October 28, 2015

It Can Actually Happen! Getting Your Books Into A Bookstore

Closeup of a man reading a bookBy Elizabeth Shore

If you’ve never been to a romance writer’s conference and RWA National seems like being forced to eat an eight-course feast when all you want are wine and tapas, I’d highly recommend New Jersey’s annual Put Your Heart in a Book conference. Year after year it draws top agents, editors, and industry big-names to this very well-run regional conference. This year, one of the best workshops I attended was given by two booksellers from Barnes and Noble, Heather Soligo and Jamie Biggs, along with Consulting Specialist Kit Little.  The topic? For F**k’s Sake, How Do I Get My Damn Books in Bookstores? Or, as the workshop was actually called, The Secrets Authors Need to Know.

As everyone knows, and as Heather and Jamie readily admitted, there are corporate constraints that B&N booksellers are under on what they can and can’t do. For example, the books in prominent featured places throughout the stores are there because publishers pay up the wazoo for that placement. Still, there are small things the little guys can do to get themselves some Barnes and Noble love.

One interesting idea that Heather threw out there was to find out whether your local Barnes & Noble has a book group, and offer to speak with them if they do. Book group participants, as it turns out, love books. Who knew! And by extension they love authors. So if your B&N has a book group, offer to speak with them. Let the booksellers know far in advance that you’re doing so and it may well convince them to carry copies of your book. One caveat: your books must be returnable. If the only way to get a print copy of your book is via POD, you’ll have a much harder time. Most Barnes & Nobles won’t bring in POD, but there are actually a few who will. If your B&N is one who does, color yourself fortunate and take advantage. You know what else B&N likes, at least according to Heather? Free bookmarks. She said whenever authors send her free bookmarks she always puts them out in the store. How’s that for a nice little way of promoting your book?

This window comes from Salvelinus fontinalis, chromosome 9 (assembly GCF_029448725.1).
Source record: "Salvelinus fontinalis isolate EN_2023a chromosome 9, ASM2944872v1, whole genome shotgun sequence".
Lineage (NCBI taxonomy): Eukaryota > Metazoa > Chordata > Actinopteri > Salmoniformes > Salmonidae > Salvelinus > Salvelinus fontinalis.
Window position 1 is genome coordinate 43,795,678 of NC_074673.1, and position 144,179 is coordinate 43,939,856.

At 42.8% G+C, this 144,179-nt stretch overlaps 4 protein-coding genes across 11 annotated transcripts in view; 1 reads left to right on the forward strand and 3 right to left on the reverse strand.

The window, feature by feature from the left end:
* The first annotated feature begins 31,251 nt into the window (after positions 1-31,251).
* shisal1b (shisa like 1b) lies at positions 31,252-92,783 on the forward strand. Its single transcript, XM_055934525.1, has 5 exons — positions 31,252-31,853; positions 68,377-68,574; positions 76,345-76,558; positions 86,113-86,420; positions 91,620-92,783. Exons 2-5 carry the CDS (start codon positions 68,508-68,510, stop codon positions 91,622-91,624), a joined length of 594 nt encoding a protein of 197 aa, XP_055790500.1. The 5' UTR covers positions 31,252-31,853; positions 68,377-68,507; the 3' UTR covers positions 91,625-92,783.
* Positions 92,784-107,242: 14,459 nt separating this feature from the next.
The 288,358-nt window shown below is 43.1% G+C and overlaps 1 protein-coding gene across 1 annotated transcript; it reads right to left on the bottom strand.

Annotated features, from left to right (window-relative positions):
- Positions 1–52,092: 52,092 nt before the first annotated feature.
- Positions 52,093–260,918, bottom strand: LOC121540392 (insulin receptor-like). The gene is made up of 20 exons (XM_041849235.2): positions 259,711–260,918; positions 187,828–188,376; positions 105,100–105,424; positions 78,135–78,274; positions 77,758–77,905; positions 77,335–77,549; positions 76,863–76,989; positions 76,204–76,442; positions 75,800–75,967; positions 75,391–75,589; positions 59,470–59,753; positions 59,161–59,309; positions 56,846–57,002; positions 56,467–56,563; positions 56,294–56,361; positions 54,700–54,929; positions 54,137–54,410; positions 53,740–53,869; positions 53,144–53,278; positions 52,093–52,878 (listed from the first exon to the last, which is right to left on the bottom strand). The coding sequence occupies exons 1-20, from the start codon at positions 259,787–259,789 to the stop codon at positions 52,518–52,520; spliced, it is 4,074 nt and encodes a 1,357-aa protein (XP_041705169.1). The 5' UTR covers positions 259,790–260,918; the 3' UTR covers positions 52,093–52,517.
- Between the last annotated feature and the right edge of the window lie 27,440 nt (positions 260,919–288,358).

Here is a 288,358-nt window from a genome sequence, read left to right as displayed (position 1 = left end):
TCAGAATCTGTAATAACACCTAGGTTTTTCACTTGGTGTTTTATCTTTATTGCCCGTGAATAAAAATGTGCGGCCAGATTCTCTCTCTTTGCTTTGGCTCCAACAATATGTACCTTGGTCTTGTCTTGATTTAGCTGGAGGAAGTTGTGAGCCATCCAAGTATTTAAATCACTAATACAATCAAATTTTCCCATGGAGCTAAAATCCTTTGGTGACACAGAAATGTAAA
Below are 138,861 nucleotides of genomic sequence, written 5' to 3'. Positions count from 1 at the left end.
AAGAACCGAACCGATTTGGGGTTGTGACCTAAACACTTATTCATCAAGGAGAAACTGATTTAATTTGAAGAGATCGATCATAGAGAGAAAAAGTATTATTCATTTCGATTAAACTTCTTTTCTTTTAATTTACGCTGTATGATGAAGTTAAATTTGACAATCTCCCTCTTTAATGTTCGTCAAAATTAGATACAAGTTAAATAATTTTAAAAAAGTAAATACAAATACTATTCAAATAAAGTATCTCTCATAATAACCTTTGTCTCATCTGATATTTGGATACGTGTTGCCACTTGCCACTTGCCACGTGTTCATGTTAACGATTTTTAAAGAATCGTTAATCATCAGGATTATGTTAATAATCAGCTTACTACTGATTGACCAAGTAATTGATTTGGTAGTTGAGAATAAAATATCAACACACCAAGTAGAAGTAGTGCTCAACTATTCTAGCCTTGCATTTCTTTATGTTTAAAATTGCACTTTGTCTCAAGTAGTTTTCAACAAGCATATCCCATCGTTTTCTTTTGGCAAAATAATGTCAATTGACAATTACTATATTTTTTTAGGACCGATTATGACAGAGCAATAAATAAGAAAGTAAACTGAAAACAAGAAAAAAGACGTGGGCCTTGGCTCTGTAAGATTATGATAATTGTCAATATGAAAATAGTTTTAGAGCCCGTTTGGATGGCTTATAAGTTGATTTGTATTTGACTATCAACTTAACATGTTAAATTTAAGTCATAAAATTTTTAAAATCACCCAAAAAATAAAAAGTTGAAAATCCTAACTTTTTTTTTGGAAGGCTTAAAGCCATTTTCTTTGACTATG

Another way to convince a B&N bookseller to carry your book is if you can tie it in with a hot movie release or current event. So, for example, your local team is playing in the world series. You’ve written a baseball romance. Let them know! Or there’s an upcoming blockbuster movie starring Matthew McConaughey as a disillusioned Confederate soldier who marries a slave. You’ve written a civil war romance. Let them know! (Note to the wise: there actually is such a movie, called Free State of Jones, that’s set for release May 13, 2016. If you’ve got a civil war romance, get cracking).

B&N booksellers, just like everyone, are overwhelmed with work. They can’t brainstorm on ways to sell your book. But you can. Do the work for them, link your book to something that will help sell it and you’ll at least have a shot of getting their attention.

Kit Little, the Consulting Specialist, spoke at length about ways the indie bookstores operate and how we can break through. Here are a few of her suggestions: